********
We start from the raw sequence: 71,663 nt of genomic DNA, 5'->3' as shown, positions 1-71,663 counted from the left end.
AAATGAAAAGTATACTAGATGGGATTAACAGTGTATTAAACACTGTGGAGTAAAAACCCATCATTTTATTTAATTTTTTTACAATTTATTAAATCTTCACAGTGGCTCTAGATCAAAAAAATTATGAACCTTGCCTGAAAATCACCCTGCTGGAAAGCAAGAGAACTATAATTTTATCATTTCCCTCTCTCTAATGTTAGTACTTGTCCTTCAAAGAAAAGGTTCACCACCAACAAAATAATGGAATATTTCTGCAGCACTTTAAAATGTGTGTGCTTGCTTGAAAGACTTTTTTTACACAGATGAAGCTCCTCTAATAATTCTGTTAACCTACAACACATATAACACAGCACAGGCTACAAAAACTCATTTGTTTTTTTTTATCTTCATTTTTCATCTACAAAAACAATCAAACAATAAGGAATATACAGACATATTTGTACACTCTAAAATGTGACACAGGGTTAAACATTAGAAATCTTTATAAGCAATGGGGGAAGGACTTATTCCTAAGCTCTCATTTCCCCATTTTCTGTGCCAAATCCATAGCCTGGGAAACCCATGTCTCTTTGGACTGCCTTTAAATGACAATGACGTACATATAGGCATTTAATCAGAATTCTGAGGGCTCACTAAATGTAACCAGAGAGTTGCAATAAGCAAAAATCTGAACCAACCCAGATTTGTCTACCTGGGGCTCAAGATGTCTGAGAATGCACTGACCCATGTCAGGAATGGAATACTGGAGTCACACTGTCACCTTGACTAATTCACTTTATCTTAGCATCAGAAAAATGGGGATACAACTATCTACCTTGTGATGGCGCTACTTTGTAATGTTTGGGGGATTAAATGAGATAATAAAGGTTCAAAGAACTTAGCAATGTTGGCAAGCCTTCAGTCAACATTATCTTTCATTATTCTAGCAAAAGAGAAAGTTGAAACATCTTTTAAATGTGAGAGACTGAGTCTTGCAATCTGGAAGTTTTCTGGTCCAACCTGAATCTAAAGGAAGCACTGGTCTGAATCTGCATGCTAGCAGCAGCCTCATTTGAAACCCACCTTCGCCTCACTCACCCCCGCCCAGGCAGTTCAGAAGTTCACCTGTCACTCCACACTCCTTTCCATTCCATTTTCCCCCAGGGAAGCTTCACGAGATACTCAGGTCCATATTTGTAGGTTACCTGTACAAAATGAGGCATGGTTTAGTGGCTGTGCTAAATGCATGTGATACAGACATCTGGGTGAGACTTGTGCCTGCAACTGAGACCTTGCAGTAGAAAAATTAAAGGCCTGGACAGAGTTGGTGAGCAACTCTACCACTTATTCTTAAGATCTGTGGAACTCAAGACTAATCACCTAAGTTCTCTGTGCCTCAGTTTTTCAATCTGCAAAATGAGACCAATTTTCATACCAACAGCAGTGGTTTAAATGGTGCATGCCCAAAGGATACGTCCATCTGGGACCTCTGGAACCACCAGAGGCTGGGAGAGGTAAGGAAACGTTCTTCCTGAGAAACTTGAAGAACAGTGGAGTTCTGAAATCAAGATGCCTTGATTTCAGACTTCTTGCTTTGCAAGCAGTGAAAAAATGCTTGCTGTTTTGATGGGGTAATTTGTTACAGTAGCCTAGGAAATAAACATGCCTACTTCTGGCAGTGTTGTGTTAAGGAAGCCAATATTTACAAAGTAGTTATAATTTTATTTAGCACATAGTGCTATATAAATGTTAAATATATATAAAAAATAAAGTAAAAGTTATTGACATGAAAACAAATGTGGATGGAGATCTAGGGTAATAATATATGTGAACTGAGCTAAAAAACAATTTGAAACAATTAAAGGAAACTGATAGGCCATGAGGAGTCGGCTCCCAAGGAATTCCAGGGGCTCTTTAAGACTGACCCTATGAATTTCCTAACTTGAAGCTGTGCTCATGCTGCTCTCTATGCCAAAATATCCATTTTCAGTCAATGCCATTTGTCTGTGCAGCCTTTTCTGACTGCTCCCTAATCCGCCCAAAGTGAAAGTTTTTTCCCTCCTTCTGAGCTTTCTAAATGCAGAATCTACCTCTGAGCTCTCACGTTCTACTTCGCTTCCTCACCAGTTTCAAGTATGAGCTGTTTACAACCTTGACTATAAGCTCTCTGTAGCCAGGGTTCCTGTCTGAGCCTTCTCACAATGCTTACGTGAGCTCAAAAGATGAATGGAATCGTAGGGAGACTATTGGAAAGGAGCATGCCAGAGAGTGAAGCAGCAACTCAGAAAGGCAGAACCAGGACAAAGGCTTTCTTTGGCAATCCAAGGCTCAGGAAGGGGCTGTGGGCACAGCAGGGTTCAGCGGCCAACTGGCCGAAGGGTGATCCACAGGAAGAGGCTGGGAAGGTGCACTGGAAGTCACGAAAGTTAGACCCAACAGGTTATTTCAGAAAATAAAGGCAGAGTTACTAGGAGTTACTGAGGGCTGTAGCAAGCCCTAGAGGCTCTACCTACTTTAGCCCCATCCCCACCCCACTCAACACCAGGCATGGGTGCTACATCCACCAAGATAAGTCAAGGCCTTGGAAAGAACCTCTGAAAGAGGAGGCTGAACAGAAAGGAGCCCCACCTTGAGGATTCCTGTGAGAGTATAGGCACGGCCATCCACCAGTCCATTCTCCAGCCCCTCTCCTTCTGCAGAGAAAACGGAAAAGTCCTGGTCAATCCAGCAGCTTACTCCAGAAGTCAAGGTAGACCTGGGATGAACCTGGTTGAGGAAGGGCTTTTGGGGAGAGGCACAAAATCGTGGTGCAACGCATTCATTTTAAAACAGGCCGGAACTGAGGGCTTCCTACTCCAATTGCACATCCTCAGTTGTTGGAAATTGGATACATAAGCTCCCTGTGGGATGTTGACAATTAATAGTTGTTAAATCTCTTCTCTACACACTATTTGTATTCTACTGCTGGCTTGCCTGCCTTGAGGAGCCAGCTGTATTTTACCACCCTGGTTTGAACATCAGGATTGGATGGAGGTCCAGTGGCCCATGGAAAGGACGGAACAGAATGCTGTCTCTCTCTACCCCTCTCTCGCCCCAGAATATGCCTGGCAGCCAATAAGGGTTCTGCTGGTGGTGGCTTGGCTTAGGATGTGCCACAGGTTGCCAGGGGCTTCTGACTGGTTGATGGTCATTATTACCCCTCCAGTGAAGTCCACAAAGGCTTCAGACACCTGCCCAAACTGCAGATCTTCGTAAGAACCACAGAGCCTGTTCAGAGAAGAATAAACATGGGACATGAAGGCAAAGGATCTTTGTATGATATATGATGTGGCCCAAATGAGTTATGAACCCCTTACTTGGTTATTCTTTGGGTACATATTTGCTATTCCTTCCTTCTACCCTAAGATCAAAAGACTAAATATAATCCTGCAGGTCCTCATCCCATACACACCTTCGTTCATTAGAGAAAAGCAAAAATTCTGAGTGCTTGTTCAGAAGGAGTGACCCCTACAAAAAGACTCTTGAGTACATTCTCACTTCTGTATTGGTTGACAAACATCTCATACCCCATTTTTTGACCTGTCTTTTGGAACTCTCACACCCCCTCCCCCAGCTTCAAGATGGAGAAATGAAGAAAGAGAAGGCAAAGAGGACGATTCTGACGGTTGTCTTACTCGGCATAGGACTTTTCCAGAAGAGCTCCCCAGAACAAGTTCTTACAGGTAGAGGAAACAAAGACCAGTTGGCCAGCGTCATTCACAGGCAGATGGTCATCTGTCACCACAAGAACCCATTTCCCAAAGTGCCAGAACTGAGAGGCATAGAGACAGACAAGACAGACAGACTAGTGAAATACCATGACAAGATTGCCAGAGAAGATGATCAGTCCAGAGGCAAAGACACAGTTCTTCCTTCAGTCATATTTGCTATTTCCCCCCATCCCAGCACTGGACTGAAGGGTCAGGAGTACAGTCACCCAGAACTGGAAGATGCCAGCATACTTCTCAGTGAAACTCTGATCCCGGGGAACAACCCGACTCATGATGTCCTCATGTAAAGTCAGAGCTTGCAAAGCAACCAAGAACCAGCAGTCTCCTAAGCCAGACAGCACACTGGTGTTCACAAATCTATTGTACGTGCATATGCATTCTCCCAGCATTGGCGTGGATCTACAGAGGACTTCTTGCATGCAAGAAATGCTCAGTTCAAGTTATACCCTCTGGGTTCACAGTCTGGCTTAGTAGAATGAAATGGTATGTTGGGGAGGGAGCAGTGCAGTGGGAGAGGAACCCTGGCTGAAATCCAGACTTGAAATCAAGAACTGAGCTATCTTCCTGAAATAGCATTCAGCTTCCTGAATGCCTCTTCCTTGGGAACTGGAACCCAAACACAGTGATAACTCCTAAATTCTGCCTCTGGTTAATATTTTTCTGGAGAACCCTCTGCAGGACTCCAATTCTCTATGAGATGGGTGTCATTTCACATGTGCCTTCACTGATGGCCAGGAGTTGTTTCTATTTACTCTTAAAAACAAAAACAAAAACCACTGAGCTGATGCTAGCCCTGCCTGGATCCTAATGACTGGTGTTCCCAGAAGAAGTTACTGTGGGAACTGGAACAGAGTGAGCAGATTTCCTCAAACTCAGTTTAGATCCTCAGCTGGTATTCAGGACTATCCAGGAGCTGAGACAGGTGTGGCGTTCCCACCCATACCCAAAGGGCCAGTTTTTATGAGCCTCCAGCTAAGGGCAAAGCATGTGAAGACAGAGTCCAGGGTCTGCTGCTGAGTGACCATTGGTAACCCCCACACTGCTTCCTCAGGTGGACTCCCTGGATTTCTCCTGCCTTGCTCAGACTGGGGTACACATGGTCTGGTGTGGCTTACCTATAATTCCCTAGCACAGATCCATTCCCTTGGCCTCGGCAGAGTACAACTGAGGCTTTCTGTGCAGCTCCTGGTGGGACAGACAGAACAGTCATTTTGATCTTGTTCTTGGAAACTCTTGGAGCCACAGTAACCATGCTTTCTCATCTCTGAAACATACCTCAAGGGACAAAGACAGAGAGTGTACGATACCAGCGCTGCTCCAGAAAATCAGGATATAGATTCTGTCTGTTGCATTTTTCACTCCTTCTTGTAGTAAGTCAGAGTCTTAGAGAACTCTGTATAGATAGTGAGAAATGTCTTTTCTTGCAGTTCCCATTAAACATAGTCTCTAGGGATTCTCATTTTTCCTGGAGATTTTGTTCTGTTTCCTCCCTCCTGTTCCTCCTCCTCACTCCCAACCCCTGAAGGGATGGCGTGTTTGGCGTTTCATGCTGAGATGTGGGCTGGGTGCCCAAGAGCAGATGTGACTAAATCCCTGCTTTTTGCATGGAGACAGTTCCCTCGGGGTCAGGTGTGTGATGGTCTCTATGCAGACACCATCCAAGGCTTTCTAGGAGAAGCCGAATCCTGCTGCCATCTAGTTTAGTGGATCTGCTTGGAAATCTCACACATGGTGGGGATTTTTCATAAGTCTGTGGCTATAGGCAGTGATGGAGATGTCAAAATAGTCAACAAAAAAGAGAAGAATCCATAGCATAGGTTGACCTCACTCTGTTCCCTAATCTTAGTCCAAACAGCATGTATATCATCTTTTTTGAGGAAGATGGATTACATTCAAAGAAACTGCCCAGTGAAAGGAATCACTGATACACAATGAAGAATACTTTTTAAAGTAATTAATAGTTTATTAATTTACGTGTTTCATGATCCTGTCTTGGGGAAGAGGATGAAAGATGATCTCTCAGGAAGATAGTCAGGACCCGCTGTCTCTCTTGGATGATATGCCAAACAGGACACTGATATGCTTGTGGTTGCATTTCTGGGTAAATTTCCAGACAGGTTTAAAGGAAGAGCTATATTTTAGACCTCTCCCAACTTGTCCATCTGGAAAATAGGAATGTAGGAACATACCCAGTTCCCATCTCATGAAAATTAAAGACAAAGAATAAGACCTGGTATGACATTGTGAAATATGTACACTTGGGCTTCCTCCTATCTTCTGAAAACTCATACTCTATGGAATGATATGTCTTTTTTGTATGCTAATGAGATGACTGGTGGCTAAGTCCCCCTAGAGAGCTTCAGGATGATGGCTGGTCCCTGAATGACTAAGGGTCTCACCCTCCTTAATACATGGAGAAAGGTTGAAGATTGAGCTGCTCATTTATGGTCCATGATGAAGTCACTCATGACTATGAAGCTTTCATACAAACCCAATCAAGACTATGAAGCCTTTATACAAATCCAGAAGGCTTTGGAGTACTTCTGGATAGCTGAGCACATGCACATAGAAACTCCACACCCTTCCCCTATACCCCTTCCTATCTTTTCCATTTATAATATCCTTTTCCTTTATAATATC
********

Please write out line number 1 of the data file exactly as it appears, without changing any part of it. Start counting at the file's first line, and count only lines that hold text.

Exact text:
We start from the raw sequence: 71,663 nt of genomic DNA, 5'->3' as shown, positions 1-71,663 counted from the left end.